Frequently Asked Questions

1. What are the Summerhill basics?

It is your school your way, but you should be comfortable with these Summerhill basics:
•    Children can play as much as they like and do as they choose as long as they do not interfere with the rights of others.
•    Freedom does not mean licence
•    Social and emotional growth takes priority over the academic.
•    Children do not have to go to lessons unless they want to.
•    Children can take part in democratic meetings to make laws and decisions concerning the daily life of the school and to resolve other issues that
are important to them.
•    There are excellent teachers, preferably with Summerhill experience or training.
•    A well-organised curriculum of essentials is offered to those who choose to attend lessons.
•    Children are not measured, assessed or examined unless they decide they want that.
•    There is a carefully chosen range of age appropriate activity areas and resources.
•    Adults stay in the background. They do not rush in to save bored children, but allow them to discover what’s next on their own.
•    A compulsory state curriculum is unnecessary, unless a child finds it personally interesting to do. (It is there for adults to force children to learn, mostly on whim, whatever they choose, for whatever reasons they come up with. Really.)
•    Students will be perfectly capable of attending college if they play and follow their own interests until around the age of fourteen.

These ideas are supported by time-tested structures and practices that make democratic schools successful.

Summerhill School is not a magic kingdom that happens by sprinkling fairy dust. It is not a random environment. It is a school and a business that offers ‘free choice of action in a democratic community’ . That is its curriculum.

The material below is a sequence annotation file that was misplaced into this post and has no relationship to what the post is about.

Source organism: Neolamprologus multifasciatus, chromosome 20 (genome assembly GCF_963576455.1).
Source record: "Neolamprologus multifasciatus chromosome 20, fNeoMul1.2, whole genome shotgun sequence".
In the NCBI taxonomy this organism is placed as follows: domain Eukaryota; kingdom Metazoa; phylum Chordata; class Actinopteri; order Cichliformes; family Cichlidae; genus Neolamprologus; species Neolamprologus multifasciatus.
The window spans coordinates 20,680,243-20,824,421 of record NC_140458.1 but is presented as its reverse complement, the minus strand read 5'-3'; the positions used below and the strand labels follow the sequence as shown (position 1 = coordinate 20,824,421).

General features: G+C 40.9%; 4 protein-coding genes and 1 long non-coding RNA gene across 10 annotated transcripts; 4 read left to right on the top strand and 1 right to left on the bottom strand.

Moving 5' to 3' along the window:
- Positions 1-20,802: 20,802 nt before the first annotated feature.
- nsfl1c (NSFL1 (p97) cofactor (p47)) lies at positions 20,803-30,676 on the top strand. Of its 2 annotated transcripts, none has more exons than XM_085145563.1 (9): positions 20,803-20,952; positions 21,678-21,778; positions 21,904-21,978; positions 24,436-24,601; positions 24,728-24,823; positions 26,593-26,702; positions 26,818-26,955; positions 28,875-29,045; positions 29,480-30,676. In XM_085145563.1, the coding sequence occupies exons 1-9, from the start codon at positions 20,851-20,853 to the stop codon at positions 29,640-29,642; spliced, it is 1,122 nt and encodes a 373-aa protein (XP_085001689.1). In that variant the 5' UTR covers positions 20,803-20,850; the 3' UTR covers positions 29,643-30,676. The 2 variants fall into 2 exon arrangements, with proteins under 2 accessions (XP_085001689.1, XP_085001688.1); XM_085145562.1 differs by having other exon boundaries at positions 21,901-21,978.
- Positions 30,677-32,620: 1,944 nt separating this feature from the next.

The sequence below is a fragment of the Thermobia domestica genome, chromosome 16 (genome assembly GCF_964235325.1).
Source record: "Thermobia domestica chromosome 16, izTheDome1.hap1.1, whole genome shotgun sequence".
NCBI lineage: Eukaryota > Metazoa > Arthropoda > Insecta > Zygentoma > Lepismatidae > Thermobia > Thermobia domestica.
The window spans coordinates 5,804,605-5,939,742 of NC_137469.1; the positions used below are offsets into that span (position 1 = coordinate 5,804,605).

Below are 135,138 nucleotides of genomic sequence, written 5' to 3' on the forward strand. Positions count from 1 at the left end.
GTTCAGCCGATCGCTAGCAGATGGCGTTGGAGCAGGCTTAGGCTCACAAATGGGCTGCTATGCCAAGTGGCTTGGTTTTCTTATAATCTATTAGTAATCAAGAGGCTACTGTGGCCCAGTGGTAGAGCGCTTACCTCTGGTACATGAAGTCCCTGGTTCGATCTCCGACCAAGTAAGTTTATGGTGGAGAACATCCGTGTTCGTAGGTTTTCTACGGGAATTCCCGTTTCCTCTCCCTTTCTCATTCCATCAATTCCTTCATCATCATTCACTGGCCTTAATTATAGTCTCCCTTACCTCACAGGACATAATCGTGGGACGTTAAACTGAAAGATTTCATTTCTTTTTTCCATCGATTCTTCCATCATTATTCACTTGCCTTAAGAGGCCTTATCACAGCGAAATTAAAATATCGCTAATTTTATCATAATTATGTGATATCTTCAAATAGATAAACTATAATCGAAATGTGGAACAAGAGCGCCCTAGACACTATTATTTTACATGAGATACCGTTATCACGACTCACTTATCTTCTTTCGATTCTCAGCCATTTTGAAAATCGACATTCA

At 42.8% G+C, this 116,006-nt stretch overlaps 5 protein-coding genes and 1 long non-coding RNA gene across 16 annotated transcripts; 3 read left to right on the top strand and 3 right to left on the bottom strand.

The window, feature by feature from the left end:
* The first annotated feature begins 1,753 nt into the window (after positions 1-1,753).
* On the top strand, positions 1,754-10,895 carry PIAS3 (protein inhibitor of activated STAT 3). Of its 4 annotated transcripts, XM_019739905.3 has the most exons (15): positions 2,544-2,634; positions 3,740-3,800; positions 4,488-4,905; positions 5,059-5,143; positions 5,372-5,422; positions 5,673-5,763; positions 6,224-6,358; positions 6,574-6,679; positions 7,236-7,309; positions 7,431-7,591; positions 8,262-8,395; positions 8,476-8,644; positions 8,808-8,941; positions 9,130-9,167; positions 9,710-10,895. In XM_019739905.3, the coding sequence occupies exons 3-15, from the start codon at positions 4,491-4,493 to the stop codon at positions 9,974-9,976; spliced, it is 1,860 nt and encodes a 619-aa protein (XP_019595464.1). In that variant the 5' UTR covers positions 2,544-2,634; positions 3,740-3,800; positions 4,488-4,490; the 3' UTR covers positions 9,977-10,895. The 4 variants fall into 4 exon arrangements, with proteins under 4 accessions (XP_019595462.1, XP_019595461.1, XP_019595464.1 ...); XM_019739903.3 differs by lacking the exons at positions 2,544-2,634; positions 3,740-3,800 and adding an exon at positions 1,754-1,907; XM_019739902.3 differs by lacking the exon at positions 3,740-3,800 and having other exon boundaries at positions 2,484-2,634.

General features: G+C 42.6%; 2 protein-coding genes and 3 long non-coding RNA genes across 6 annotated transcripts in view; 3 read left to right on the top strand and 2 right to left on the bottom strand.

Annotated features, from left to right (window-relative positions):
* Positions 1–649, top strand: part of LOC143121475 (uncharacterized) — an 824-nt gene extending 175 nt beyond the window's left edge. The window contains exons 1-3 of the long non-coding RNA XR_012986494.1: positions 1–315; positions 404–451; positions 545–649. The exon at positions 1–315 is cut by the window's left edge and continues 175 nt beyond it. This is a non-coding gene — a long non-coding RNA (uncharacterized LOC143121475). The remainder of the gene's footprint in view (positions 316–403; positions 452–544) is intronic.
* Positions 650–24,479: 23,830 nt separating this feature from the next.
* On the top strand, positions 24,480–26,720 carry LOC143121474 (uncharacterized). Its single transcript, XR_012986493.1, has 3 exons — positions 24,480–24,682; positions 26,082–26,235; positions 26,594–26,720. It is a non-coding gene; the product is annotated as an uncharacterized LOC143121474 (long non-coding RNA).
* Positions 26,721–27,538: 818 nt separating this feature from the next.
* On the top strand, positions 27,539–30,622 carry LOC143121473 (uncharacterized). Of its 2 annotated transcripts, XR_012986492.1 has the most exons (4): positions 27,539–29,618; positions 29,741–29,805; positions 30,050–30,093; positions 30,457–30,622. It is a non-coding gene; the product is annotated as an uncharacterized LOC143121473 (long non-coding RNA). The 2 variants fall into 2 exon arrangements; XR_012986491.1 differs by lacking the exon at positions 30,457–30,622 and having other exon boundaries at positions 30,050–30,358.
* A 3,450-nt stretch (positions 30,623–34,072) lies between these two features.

2. What makes Summerhill different?

As in other democratic schools, Summerhill children have free choice of action in a democratic community. They can always choose independent learning paths and all lessons are, of course, optional; however, teachers have job descriptions and obligations to all children. Summerhill is a school with classrooms, learning and activity areas, specialised staff and age appropriate environments. The school defines the curriculum within the classroom. At Summerhill adults do not have to entertain the students or provide non-stop activities; children are allowed free time to be bored.

All of the above is translatable to any day-school, but Summerhill is an international boarding school where community life plays an essential part in the experience of children as well as adults. There are many different buildings clustered and scattered over eleven acres. This gives Summerhill a ‘village’ atmosphere and relationships are almost those of an extended family. It is not like going to a single ‘school building’ for a few hours a day Monday to Friday. Classrooms in this village are only ever one of the opportunities during a Summerhill day; the sense of freedom and ‘non school’ is profound. Adults can simply ‘disappear’ out of a child’s mind for extended periods of time.

Summerhill School is set up in ‘stages’; its development arc ideally begins around 7 years of age and ends at about 17. Students’ post-Summerhill lives have always been taken seriously; the relationship is almost parental and all future possibilities can be explored with students, from the traditional to the unique. For formal qualifications, the school is a Centre for Cambridge International Examinations and students have the option to sit state GCSEs that lead to college.